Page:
Lap Seat Belt Use In Children Dangerous
9 February 2006
Lap Seat Belt Use In Children Dangerous - New Study Finds
The use of lap seat belts can result in a range of life-threatening injuries or permanent disability in children, a new study has found.
The study, by Dr Michael Shepherd (fellow in Paediatric Emergency medicine at Starship Children's Hospital - now at the Mater Children's Hospital in Brisbane, and the Queensland Injury Surveillance Unit), Dr James Hamill (from the Department of Surgery at Starship Children's Hospital), and Dr Elizabeth Segedin (Paediatric Intensivist at Starship Children's Hospital), is published in the latest issue of Emergency Medicine Australasia, the journal of the Australasian College for Emergency Medicine.
The researchers conducted a retrospective review of admissions to Starship Children's Hospital in Auckland, New Zealand, from 1996 to 2003, with significant injury following involvement in a motor vehicle crash while wearing a lap-belt.
Nineteen patients were identified over the seven-year period.
Injuries were to the abdominal wall and bowel (eleven requiring surgery), spine (including two resulting in paraplegia), and pelvic fractures.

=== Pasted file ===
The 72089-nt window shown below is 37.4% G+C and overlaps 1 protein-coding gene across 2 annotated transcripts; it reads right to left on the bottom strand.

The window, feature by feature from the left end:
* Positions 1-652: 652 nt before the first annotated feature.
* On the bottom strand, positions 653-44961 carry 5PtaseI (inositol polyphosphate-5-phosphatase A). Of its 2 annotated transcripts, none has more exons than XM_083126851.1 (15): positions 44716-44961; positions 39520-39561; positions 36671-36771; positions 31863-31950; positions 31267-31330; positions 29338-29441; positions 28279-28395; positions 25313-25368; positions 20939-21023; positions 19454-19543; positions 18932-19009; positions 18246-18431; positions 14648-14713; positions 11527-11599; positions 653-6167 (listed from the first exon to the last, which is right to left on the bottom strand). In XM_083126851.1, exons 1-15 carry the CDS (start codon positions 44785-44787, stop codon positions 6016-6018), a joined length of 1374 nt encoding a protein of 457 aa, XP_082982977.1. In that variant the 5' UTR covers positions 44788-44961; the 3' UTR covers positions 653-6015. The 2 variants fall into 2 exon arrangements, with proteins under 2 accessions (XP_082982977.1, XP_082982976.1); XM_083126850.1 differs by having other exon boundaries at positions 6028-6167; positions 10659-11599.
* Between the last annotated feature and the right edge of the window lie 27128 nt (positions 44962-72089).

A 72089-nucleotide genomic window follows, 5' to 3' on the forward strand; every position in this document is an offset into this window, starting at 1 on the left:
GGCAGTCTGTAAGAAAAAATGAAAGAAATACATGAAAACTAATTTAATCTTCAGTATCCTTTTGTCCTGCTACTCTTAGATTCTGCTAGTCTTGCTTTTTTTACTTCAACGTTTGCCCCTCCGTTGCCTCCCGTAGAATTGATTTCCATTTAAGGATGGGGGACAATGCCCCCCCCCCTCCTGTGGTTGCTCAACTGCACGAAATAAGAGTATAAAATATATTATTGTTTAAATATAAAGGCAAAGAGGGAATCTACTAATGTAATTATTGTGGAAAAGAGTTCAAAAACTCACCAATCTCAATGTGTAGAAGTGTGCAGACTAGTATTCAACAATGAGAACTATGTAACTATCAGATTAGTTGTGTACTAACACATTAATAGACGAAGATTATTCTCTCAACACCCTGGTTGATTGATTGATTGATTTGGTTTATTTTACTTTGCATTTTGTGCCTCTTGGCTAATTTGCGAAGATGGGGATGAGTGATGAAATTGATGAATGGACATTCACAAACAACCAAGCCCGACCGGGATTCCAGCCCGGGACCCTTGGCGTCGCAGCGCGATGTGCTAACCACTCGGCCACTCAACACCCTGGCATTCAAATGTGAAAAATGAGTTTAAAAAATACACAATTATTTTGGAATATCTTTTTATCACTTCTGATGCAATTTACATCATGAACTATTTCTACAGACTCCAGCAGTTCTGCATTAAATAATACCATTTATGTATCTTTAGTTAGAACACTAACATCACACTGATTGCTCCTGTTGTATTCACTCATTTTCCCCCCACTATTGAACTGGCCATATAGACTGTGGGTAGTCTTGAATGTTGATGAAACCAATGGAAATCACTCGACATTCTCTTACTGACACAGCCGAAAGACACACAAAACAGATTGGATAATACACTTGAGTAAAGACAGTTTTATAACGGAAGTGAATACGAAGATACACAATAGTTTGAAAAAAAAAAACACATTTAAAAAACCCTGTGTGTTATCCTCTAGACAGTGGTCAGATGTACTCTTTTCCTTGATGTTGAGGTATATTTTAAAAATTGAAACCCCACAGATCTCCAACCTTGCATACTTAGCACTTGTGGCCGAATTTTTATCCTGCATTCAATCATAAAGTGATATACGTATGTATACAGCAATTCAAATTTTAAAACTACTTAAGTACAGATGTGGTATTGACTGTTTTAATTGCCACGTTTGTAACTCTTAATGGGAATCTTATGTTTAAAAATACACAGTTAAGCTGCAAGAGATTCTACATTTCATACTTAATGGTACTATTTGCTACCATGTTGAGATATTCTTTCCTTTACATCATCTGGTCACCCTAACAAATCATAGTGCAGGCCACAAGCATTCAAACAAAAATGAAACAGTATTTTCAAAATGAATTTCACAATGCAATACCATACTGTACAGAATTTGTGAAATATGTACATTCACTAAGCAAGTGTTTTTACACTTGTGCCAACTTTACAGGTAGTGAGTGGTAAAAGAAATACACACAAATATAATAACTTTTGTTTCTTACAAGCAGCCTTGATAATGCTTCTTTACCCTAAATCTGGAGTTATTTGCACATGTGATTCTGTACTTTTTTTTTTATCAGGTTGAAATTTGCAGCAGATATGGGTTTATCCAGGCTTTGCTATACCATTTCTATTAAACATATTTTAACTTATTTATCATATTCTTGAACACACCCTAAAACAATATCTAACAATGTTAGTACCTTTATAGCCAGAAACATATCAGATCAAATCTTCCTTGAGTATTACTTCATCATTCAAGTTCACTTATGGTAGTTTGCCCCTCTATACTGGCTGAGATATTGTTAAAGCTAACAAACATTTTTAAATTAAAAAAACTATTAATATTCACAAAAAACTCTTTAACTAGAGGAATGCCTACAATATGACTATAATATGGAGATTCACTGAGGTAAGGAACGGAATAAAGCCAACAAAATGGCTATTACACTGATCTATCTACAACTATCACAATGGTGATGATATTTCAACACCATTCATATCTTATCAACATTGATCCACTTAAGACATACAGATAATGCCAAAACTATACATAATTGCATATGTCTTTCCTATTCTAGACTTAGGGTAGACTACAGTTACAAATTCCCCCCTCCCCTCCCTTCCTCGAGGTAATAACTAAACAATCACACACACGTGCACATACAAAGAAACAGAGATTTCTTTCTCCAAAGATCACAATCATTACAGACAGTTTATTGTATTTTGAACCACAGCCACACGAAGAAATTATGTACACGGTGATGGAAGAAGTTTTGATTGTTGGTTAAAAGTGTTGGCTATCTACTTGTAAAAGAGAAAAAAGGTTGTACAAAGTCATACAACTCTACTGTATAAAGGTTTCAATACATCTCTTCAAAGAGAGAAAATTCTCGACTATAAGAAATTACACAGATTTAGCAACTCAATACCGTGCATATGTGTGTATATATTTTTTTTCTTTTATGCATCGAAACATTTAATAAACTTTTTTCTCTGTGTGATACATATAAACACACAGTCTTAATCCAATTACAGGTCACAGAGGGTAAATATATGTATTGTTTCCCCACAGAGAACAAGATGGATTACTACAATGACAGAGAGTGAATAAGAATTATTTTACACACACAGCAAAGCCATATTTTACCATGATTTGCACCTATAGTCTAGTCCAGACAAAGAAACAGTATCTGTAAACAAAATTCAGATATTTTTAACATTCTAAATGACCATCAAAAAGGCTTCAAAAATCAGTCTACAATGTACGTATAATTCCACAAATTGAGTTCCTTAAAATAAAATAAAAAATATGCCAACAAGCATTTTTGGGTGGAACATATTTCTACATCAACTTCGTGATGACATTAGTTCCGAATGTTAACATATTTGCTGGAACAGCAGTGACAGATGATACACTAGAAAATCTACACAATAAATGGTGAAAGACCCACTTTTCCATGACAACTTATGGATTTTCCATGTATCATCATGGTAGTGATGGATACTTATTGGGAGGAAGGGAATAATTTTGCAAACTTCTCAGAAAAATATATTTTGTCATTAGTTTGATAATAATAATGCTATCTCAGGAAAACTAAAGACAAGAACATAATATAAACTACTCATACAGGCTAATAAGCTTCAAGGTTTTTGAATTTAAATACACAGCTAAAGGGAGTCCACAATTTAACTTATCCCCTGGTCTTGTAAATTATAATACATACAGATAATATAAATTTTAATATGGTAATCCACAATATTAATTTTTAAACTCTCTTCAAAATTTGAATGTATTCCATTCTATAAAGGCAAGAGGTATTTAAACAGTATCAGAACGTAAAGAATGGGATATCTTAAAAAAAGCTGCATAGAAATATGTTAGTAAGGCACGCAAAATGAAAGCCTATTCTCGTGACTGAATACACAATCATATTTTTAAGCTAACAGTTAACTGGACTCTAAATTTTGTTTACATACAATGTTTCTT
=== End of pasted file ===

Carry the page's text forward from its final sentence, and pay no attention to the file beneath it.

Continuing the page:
There was one death.
Almost 60% of them were aged less than eight years and, with lap-belts, were inappropriately restrained.
That seat belts save lives and reduce serious injury has been well demonstrated over many years, the researchers said.
"It is likely that many patients in this series would have sustained more serious injuries if not restrained at all," they said.
"However, three-point lap and shoulder belts, child seats, and booster seats have an even greater ability to reduce serious injury or death than the two-point lap-belt."
They said age-appropriate restraint is essential.
"We support recommendations for the introduction of legislation to ensure two-point lap belts are rapidly phased out.
"Similarly, legislation should require children who weigh less than 35 kg or whose height is less than 145 cm, usually around age 8 to 12 years, to travel in a belt-positioning booster seat
"The introduction of such legislation needs to be supported by an education programme, further enforcement of current seat-belt laws, and initiatives to make child restraints and booster seats more easily accessible to the public."